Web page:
HR Newsletter: DOL Addresses Pay for Employee Travel and Training

U.S. Department of Labor (DOL)

On Nov. 3, 2020, the U.S. Department of Labor (DOL) published two new opinion letters providing the DOL’s official position on how the Fair Labor Standards Act (FLSA) applies to employee pay when there is work-related travel or employee training.

Voluntary Training Programs – The FLSA requires employers to compensate their employees for all hours of work. While the FLSA does not define what qualifies as “work,” the U.S. Supreme Court has determined that employees should be compensated for any time that “is spent predominantly for the employer’s benefit.” One of the new DOL opinion letters, FLSA2020-15, addresses six different scenarios that exemplify how DOL regulations apply in situations where employees participate in voluntary training that is related to their work, both within and outside working hours.

Travel Time for Non-exempt Employees – The FLSA requires employers to compensate their employees for any time they are “suffered or permitted to work.” Compensable time may include time spent walking, riding or traveling if it is related to the employee’s principal activities. However, an employee’s commute to and from work is not typically compensable. FLSA2020-16 addresses three different scenarios where employees are required to travel to complete their work assignments. For each scenario, the opinion letter outlines the process the DOL uses to determine whether travel:

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HR Newsletter: 5 Ways to Manage Poor Performance Among Remote Workers

Poor Performance

Successful business is all about accountability. Each worker’s individual contributions build on one another and culminate into something greater, to the benefit of the company and its customers. Conversely, when some individuals struggle with their performance, the entire organization can suffer.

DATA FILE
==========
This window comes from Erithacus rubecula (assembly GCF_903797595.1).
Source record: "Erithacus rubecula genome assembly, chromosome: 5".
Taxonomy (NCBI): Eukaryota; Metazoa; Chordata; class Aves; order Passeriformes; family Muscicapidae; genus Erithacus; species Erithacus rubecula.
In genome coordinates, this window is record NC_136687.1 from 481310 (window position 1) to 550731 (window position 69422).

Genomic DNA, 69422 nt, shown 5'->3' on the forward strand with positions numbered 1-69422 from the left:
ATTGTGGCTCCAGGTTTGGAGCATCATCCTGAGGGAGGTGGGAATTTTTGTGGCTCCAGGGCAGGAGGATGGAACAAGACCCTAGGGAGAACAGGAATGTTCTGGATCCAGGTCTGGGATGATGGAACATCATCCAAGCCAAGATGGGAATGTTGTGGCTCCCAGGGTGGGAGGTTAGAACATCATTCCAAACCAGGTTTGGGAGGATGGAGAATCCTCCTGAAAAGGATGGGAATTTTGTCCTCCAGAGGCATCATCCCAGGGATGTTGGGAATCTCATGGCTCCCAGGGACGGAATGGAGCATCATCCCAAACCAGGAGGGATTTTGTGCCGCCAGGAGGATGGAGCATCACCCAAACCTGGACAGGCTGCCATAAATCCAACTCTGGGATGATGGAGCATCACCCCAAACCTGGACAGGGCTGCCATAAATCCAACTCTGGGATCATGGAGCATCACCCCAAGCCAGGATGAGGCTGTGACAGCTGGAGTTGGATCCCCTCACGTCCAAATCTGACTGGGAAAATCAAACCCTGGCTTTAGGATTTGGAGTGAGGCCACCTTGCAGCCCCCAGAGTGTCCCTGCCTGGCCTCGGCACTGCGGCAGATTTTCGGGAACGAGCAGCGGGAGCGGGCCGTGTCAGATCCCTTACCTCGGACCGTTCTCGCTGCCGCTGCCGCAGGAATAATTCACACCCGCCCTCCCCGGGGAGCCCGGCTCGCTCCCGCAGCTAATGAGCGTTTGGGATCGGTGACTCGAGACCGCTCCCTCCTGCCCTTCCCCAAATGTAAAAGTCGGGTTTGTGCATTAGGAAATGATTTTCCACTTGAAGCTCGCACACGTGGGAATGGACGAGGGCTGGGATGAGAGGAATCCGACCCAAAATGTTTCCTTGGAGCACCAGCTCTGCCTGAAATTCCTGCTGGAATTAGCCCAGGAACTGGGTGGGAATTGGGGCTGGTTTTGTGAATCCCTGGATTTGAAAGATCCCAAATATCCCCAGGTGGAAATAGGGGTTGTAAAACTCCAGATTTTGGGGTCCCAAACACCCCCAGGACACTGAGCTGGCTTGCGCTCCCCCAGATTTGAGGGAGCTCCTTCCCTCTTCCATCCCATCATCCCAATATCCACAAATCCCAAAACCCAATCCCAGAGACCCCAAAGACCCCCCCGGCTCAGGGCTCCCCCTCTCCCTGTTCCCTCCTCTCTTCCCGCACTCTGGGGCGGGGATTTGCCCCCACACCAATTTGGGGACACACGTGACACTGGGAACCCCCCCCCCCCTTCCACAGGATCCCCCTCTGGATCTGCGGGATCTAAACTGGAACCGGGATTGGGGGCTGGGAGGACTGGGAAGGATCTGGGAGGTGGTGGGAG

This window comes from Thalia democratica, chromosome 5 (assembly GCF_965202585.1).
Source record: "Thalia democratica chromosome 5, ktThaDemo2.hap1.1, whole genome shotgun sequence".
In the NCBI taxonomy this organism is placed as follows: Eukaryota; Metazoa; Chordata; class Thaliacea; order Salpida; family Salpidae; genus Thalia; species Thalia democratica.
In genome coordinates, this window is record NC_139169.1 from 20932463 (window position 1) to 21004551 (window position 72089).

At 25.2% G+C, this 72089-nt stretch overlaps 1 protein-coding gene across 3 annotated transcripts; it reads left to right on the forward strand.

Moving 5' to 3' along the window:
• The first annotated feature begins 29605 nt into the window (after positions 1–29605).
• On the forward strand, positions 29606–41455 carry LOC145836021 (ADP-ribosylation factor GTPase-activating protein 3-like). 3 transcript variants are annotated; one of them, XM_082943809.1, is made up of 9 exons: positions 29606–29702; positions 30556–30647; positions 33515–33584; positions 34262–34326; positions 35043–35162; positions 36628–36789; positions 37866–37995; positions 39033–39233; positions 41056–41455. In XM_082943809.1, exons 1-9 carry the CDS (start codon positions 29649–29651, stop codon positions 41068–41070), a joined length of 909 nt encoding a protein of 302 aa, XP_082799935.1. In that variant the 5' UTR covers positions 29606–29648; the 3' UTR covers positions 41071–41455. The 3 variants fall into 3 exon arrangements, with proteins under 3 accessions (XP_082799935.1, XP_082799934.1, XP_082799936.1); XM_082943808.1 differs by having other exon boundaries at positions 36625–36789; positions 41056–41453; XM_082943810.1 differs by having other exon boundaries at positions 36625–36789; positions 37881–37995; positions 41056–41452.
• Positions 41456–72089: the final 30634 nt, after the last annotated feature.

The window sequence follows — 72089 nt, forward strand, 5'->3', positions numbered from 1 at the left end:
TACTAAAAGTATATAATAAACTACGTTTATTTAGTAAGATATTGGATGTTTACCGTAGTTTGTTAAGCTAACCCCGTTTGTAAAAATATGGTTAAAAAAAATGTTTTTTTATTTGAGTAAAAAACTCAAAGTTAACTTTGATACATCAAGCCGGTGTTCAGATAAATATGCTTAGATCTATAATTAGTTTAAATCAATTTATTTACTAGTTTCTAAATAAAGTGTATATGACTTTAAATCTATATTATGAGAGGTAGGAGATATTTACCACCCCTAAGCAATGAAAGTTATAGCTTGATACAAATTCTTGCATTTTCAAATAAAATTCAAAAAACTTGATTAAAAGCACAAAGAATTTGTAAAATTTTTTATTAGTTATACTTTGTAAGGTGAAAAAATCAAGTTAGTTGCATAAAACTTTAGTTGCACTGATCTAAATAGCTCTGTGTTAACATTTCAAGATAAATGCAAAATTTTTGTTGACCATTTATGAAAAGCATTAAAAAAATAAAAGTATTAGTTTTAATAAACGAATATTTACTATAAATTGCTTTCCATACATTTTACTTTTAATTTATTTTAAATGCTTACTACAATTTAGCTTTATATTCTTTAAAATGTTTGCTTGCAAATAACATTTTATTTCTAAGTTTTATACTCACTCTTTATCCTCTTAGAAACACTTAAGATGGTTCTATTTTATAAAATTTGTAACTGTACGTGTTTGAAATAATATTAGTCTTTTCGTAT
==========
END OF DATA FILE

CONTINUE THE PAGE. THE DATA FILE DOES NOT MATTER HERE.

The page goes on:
Unfortunately, addressing poor performance isn’t always easy. This is especially true amid the COVID-19 pandemic, as remote working often makes accountability more complicated. This article offers five tips to help employers manage poor performance in the workplace, even while everyone is working from home.

  1. Address the problem quickly
  2. Have difficult conversations
  3. Follow up on progress
  4. Keep a detailed report
  5. Seek additional manager training

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HR Newsletter: Forging Stronger Virtual Connections Among Employees

Virtual Connections

When the COVID-19 pandemic began, remote work was a fringe benefit at many organizations. Now, nearly 40% of employees have transitioned to remote working arrangements. This signals the new workplace reality: Remote work is here to stay.

Unfortunately, that’s not a welcomed change for many people. Namely, some employers are concerned about burnout and dwindling employee connections. Considering that impromptu hallway talks and quick chats after meetings are effectively gone, this sentiment is understandable. With workers virtually isolated, it can seem like entire teams have been broken up into individual silos, no longer operating in tandem.

However, remote work doesn’t need to come at the cost of human connections. With a little effort, employers can help foster virtual connections among their employees. And that’s important, especially given that 43% of workers consider team building and collaboration as critical workplace aspects.

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HR Newsletter: Workplace Virtual Holiday Parties

Virtual Holiday Parties

At the end of the year, workplace holiday celebrations are experiences that many employees look forward to. However, in response to the COVID-19 pandemic, many organizations are evaluating how to engage employees safely this holiday season. Leaders find themselves tasked with deciding whether they should cancel or postpone celebrations, or offer an amended version that prioritizes safety—with many choosing to offer a virtual holiday party.

Considerations for Employers – Holiday celebrations can positively impact employee engagement, but benefits should be weighed against other factors such as financial costs and concerns over safety. For employers choosing to offer a celebration, an event can be comprised of a variety of activities—with many options that can take place virtually.  These include a: